It’s jarring to hear lectures on fiscal discipline from some of my colleagues in Congress.
This year especially, since the Senate has failed to pass a budget plan for the first time in nearly three decades. And, though they criticize the Bush administration for “squandering” the budget surplus, the same majority of Senators have consistently approved spending increases at rates not seen since Lyndon Johnson occupied the White House.
America’s economic situation today is not as strong as any of us would like. Too many people are facing anxieties about their jobs, including folks I’ve talked to in Arizona. Though our economy has actually started to rebound from the recession of last year, it remains in need of special attention.
As an election approaches, it is, therefore, no surprise that many leading Democrats - Al Gore, Tom Daschle, Dick Gephardt, and others -- have criticized President Bush for the current economic uncertainty. And, just as predictably, all of the same people who hated the bipartisan tax bill passed just last year have tried to blame tax cuts for all of our ills.
But these political charges are not correct.
In actuality, the tax cut passed last year was very well-timed; it gave consumers more incentive to continue spending while businesses cleared out inventories and adjusted to new economic challenges. Through it all, our economy has demonstrated great resilience, having persevered through a horrific terrorist attack, the temporary shutdown of our airline industry, a potential war with Iraq, and high-profile scandals by corporate executives who cooked the books in the 1990s.
We need to find ways to encourage job growth and expansion and create a better investment environment. President Bush, for example, has called on Congress to pass a terrorism insurance bill that would spur building construction. He has also urged passage of a comprehensive energy package that would reduce our dependence on foreign oil, create jobs in the field of energy exploration, and provide greater stability to our economy.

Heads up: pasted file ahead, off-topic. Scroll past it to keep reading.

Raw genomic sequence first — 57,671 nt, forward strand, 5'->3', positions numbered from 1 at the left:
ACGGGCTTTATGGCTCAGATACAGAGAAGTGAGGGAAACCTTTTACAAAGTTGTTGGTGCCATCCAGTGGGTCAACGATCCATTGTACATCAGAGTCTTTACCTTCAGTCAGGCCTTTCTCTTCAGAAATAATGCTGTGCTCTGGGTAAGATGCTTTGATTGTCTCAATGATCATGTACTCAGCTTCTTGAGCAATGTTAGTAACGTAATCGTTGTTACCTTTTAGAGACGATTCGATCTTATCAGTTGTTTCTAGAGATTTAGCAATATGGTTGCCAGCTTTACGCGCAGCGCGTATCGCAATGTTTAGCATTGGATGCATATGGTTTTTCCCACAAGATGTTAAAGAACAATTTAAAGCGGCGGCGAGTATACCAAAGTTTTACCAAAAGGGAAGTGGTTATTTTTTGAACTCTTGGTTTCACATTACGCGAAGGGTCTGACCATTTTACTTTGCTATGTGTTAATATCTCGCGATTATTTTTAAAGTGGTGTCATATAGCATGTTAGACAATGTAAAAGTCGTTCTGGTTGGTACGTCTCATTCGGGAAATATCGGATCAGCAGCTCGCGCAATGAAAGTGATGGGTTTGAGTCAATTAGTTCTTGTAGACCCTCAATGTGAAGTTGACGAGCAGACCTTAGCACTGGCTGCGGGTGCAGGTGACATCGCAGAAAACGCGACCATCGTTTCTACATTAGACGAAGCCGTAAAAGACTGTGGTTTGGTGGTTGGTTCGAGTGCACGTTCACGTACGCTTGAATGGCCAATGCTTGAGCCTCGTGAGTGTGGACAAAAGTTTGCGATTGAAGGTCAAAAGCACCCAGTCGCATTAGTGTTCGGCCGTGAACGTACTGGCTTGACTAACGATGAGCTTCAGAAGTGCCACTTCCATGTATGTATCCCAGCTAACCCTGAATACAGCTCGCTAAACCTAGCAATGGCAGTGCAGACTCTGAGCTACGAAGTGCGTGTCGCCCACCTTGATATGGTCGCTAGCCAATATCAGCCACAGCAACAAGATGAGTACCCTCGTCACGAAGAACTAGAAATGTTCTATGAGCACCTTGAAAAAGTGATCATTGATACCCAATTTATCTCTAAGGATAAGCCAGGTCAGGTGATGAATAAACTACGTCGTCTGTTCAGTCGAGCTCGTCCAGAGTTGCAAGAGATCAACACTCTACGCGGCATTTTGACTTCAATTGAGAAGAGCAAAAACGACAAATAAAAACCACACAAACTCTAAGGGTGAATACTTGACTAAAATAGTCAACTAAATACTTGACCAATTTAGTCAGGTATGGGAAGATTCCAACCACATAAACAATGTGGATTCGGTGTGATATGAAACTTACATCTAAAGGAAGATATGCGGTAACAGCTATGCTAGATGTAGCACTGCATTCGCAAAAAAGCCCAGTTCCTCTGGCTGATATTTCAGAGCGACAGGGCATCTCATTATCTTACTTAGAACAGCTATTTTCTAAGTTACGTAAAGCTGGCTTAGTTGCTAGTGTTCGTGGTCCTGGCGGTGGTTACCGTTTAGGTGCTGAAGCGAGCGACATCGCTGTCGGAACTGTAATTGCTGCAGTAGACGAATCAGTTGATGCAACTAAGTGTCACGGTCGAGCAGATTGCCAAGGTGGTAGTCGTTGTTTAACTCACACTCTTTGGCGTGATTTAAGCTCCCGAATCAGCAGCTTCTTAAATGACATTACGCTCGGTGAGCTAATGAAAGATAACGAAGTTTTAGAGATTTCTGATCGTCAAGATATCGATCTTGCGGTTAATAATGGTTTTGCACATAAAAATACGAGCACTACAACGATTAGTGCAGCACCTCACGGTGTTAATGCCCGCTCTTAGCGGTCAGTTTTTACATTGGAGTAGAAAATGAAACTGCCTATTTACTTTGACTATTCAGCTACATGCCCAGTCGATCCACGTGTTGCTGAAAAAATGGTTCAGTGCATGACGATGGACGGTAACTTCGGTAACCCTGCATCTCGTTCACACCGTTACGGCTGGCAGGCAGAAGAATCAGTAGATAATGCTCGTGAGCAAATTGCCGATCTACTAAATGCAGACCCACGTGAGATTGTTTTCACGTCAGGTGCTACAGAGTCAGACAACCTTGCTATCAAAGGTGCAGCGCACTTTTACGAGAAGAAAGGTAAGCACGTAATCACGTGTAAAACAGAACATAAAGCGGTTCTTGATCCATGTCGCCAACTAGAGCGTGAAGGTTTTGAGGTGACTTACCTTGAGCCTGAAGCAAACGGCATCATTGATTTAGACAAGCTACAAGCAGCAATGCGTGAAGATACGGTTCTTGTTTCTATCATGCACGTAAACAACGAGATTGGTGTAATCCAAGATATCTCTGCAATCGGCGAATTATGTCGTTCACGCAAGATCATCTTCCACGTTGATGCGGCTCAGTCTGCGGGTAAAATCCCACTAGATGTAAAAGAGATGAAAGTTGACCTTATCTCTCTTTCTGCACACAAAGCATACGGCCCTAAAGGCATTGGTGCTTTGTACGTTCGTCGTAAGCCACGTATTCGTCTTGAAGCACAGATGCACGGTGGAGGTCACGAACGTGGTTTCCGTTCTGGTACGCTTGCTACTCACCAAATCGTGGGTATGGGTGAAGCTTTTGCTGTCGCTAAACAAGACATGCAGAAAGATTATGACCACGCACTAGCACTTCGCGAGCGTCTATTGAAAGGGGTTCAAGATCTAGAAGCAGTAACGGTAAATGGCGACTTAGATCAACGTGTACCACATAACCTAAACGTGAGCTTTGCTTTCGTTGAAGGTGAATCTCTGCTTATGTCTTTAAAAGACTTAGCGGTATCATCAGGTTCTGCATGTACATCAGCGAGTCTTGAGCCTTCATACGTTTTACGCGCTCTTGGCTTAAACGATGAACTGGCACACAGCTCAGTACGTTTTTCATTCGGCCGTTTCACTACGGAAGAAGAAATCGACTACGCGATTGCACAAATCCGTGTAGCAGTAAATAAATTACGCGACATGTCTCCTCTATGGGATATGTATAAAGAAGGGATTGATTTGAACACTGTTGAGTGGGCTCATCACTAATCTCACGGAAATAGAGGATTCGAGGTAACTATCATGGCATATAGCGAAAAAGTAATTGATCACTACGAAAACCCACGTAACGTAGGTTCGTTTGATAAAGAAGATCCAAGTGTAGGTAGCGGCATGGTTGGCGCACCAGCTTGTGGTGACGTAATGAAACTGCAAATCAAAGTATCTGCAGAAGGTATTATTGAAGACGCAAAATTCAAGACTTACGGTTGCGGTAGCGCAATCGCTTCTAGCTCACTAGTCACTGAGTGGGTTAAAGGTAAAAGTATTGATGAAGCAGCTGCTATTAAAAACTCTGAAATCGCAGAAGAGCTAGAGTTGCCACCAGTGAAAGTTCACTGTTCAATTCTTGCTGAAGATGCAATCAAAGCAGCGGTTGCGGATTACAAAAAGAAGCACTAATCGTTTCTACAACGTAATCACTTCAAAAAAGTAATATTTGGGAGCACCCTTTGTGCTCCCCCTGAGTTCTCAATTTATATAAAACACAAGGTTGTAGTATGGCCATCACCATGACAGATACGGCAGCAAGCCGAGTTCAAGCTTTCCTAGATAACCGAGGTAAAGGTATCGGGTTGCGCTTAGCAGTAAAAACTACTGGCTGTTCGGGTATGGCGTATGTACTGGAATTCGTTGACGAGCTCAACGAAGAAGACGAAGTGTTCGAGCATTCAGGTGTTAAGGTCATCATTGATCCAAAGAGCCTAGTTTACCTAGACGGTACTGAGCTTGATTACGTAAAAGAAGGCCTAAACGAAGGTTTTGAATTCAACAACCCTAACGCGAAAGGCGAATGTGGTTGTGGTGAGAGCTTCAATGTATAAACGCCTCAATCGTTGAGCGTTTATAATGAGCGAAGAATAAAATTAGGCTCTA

He also has endorsed a proposal I’ve long advocated to make permanent the tax cuts passed by Congress in 2001 to assure taxpayers that they can count on long-term tax savings. Making permanent the repeal of the federal death tax, in particular, would put millions of dollars into the economy almost immediately, since it would free up the vast resources currently sunk in life insurance policies, trusts, and foundations used to avoid a tax penalty on a person’s assets once he or she dies.
In addition, we should pass incentives that will encourage investment, such as reducing the tax on capital gains and eliminating the taxation on corporate dividends given to investors. We also should enact pension reforms to allow American families to invest money earlier and more often to maximize savings for their retirement. Many investors are understandably nervous about this prospect in light of the corporate scandals of the summer, but long-term investments in companies remain wise ones. As Congress approves incentives to encourage company expansion and job growth, shareholders’ portfolios will also benefit.
I would also take with a grain of salt the economic insights offered by many of my colleagues in Congress - at least those at the head of the line when it comes to proposing more spending.
Let me give you just one example of their idea of fiscal responsibility. Earlier this year, Congress approved a farm bill, stuffed with pork, but which also included substantial drought and disaster relief (though, as might be expected in Congress, “disaster” tends to be an elastic concept). Senators objecting to the amount of spending were promised by Democratic leaders that no more disaster money would be proposed this year. Yet an additional $5.9 billion was proposed just a few months later.
You would think that such excessive spending would break our budget agreement - but as I noted earlier, we don’t even have one.